My new article on Linkedin “Job Sharing Is a Great Idea (in Theory)”
Job sharing, when (usually) two people share the same position and split the job between them, has been around at least since the 1970s. However, in recent months, with the “encouragement” of the coronavirus and the rapid evaporation of jobs and demand for employees, it’s become a more common, and often a convenient way to secure income yet maintain functionality in other aspects of life such as family and leisure. Among the more prominent employers that incorporate job sharing are some very large ones such as Qualcomm and even the U.S. Federal Government.
To some of the people, in some companies, and for some of the time, this may be a convenient arrangement. However, recently, job sharing has been touted as a solution for the dwindling job opportunities due to the Covid-19 pandemic. As a solution for mass-employment, I think this is a hopeless idea. I don’t think either employees or employers will be happy with the results of such an experiment, if employed in large numbers, and for a good reason.
The barrier that stands between companies and successful job sharing is human nature. Without developing a whole new attitude to life’s purposes and to other people, our basic instincts of competition and (mainly) envy will destroy any attempt at mass-implementation of job sharing. This kind of arrangement requires people to be able to complement one another, mutually benefit from each other’s strengths and mutually compensate for each other’s weaknesses. I don’t see how people, who are naturally hostile to each other, behind the urbane smiles, can do that without an extensive and profound educational process.
Just as children cannot share, so are adults incapable of it. The only difference is that adults hide it behind phony smiles and fake gestures of friendliness. But put them in a situation where they need to sacrifice something of themselves, even if only their opinion, and you will see right away the value of their “friendliness.”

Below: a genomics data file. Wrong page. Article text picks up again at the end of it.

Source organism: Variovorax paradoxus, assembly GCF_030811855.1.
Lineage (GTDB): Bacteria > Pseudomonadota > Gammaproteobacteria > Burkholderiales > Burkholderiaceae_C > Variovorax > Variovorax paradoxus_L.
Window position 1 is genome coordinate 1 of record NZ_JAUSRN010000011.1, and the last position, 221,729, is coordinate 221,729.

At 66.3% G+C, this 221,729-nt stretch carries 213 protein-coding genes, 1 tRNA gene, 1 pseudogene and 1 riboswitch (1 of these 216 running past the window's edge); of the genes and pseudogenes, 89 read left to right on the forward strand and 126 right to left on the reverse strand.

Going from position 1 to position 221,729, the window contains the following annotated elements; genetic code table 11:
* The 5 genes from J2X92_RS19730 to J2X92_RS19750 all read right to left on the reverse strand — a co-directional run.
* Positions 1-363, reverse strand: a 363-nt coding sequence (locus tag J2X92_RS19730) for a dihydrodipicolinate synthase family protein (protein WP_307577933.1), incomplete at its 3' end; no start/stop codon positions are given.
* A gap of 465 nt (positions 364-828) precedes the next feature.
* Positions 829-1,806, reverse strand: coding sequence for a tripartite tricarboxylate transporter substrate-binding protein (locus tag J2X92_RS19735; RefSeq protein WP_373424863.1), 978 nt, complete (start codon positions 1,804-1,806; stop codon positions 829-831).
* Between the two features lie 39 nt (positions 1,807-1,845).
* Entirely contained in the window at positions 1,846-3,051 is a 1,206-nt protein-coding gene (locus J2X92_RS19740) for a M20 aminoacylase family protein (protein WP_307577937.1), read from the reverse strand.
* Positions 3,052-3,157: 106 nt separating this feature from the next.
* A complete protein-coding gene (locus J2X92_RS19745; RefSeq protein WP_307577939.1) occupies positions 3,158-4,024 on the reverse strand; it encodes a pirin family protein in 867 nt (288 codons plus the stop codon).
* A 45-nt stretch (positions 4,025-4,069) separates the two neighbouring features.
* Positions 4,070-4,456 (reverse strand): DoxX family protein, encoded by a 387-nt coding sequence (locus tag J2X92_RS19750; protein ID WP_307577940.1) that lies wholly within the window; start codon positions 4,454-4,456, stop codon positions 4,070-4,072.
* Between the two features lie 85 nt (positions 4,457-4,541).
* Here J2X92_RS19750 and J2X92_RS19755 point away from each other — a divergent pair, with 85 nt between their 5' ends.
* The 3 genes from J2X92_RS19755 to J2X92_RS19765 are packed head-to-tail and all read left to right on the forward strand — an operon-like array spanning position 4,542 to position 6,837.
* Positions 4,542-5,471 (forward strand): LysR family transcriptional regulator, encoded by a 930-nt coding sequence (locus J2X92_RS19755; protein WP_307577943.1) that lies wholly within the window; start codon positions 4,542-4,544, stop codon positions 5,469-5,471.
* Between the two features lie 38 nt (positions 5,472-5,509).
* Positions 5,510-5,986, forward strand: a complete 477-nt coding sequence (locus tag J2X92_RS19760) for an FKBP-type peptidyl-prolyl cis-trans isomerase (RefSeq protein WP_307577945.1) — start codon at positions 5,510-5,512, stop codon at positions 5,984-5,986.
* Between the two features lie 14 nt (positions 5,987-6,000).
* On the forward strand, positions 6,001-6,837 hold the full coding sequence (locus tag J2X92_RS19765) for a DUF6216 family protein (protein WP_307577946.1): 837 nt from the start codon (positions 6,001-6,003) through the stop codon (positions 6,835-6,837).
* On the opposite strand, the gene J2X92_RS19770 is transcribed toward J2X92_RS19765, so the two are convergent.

The coronavirus is forcing us to rethink everything, including our occupation and employment paradigms, and this is great since they have been poisonous to society for over a century. However, in order to build successful paradigms, we first need to comprehend the nature of the change that the pandemic has instigated. Covid-19 isn’t merely a virus that is here today and gone when there is a vaccine. It is the beginning of a new era, a more collaborative one, where people are dependent on each other and must therefore communicate and connect.
Yet, employing connection on such a profound level as job sharing is a bit like the attempt to make all people equal in Communist Russia without educating them about the value of equality and why these values are noble (if you believe them). It made the whole Communist experiment doomed before it even started.
What we need to focus on these days is education, not occupation: education about the world we live in, our interdependency, and mutual responsibility, which exist whether we like them or not. We need to develop solidarity and mutual concern in our communities, and grow from there. Shifts such as job sharing must come naturally, as a result of people’s desire to help one another, and not as something forced by employers, the state, or even circumstances. These reasons will not sustain people’s motivation for long.
Unemployment is a big problem, but governments must resolve it through benefits that it will give to people so they can secure a decent standard of living, benefits that will be contingent on participating in courses or trainings that inform about the interdependency we just mentioned. In this way, people will understand why we need to connect and improve our social relations, and how we can achieve it. When people understand, they cooperate much more keenly and society can remain calm and stable. For this reason, I think that countries and employers that want to help their countries should focus on two things only: provision of necessities and education about interdependency and promotion of social solidarity.